“Magna Carta has everything going for it to be venerated in the United States: It is old, it is English and, because no one has actually read the text, it is easy to invoke to fit current needs.”
Can I get an Amen!?
MAGNA CARTA, on which King John placed his seal 800 years ago, is synonymous in the Western world with fundamental rights and the rule of law. It has been praised, admired, and appropriated, by everyone from Tea Party members to Jay Z, who called his latest album “Magna Carta Holy Grail.” Excuse me while I scratch my head.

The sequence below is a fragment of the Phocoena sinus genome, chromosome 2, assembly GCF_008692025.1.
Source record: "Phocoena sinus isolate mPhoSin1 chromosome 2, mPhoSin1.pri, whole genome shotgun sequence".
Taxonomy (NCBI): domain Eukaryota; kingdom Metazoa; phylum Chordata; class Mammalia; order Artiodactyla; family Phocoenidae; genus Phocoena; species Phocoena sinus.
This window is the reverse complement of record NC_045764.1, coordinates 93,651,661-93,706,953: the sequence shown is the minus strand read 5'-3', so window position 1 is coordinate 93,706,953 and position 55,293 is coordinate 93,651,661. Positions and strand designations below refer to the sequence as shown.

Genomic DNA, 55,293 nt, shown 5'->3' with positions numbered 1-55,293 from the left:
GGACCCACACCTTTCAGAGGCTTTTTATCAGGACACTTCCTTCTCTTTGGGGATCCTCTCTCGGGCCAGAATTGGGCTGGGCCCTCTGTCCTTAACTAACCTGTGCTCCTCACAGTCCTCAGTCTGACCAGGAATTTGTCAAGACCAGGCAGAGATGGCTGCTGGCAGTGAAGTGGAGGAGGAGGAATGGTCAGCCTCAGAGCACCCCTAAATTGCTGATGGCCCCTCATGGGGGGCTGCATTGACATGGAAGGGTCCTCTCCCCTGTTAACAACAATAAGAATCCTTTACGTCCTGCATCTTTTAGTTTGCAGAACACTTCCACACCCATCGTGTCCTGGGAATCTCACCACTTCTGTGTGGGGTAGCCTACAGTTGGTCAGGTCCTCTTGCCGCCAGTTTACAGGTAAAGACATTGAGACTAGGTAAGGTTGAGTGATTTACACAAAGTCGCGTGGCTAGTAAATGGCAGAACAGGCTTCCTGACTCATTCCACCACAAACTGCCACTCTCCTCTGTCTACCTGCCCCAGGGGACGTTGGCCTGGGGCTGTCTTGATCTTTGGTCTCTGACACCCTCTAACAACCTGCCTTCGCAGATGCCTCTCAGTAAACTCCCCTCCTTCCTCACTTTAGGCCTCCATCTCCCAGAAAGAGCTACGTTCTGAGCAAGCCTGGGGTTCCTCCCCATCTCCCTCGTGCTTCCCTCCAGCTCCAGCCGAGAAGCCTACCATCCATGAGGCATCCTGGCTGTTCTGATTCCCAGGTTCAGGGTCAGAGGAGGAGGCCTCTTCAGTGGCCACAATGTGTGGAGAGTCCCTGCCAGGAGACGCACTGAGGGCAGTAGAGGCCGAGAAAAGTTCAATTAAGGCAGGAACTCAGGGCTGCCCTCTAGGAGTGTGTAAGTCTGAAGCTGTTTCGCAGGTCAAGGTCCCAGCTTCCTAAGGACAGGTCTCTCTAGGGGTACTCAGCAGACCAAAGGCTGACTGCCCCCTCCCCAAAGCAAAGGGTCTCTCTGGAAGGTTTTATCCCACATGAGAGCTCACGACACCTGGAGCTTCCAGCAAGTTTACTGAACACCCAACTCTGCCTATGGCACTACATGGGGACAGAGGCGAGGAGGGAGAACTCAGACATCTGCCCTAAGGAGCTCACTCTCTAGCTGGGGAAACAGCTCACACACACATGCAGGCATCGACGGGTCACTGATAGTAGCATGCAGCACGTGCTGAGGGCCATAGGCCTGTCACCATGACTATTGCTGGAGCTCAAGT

But what about the myths? Yes, the myths in which the “Great Charter” rests upon. First, it wasn’t effective. It was a complete failure. King John was a weak leader who squandered his coffers on a war with France. Continually raising taxes to fund his European adventures, he provoked a revolt by his barons, who forced him to sign the document. But John repudiated it immediately, and the barons sought to remove him. John, the magician, avoided execution by dying before they could get their hands on him.
But even in myth, somehow the Magna Carta remains a symbol of freedom to many. Tom Ginsburg, an international law professor at the University of Chicago, offers an interesting viewpoint on the document’s history that could change the way we perceive it.
Read Tom Ginsburg’s argument de-mythologizing the famous document here: